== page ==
The incidence of obstructive sleep apnea (OSA) in the general pediatric population is 1-4% [1,2]. OSA is characterized by recurrent episodes of prolonged partial or complete upper airway obstruction associated with arousals and/or oxyhemoglobin desaturations during sleep. Sequelae of untreated OSA include failure to thrive, endothelial dysfunction, systemic inflammation, systemic and pulmonary hypertension, cor pulmonale, developmental delay and hematologic changes including a significantly higher red cell distribution width, neutrophil-to-lymphocyte and platelet-to-lymphocyte ratios . In addition, untreated OSA has been associated with excessive daytime sleepiness, hyperactivity, cognitive dysfunction, and poor school performance. The most common source of airway obstruction among children with OSA is adeno-tonsillar hypertrophy. Other factors associated with upper airway obstruction include obesity, craniofacia anomalies, retrognathia and neuromuscular disorders with associated hypotonia of upper airway musculature.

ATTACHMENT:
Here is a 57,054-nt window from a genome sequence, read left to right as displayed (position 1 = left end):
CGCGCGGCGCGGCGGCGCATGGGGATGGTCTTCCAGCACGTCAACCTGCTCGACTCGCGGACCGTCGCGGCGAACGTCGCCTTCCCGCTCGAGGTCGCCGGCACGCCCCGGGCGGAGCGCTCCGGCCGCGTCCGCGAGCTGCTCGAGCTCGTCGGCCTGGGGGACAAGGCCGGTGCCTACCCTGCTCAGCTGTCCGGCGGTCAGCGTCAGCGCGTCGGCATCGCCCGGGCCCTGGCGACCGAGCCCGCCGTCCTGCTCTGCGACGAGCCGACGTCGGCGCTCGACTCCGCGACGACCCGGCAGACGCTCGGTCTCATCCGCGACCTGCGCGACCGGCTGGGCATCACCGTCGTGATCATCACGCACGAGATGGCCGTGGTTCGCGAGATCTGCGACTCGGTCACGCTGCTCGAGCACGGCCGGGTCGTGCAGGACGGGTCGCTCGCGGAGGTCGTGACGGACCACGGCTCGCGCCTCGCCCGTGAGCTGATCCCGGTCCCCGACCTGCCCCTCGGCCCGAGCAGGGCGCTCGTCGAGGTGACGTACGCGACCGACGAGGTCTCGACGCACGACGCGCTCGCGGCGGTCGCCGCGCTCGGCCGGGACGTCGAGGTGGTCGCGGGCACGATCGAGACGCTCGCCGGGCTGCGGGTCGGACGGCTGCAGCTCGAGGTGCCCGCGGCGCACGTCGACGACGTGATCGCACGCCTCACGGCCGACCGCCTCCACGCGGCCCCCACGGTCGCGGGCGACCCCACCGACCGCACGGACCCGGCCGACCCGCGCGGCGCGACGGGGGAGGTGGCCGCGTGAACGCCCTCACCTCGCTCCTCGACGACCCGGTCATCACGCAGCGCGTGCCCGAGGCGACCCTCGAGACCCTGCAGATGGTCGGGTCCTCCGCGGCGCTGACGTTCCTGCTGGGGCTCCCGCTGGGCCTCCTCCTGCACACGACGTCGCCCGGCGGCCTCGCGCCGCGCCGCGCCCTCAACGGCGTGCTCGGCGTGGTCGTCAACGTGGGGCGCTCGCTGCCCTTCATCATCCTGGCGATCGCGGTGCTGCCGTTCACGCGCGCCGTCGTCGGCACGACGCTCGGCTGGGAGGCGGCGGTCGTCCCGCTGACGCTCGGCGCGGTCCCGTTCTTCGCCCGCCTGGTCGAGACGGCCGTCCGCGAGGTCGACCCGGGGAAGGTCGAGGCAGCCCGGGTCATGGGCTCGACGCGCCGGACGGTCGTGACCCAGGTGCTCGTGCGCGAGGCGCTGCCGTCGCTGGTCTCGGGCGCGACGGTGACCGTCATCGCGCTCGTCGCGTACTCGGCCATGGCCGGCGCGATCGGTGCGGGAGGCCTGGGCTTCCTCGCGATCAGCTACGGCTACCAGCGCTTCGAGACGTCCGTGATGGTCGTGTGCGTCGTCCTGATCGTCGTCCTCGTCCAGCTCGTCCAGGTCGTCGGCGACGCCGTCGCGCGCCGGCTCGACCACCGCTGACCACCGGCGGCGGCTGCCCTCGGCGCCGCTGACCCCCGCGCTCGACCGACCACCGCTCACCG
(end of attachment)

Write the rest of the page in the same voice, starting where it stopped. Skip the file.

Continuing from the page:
Trisomy 21 (Down’s syndrome) is a genetic disorder caused by a trisomy of all, or part of, chromosome 21 and is observed in 1 in 650 to 1000 live births in the United States [4-6]. There is a high prevalence of OSA (30-70%) among children with Trisomy 21 [7-9]. Characteristics of children with Trisomy 21 that predispose to this high prevalence include hypotonia, macroglossia, midface hypoplasia, a narrowed pharyngeal inlet and increased incidence of upper respiratory tract anomalies, such as laryngomalacia [10-13].
During the past few decades, a significant increase in the prevalence of childhood obesity has been observed in the United States . Obese children are at higher risk for persistent OSA following adenotonsillectomy (AT). Children with Trisomy 21 have a higher body mass index (BMI) in comparison to the general pediatric population, which may account, in part, for the higher prevalence of OSA in this population [15-17].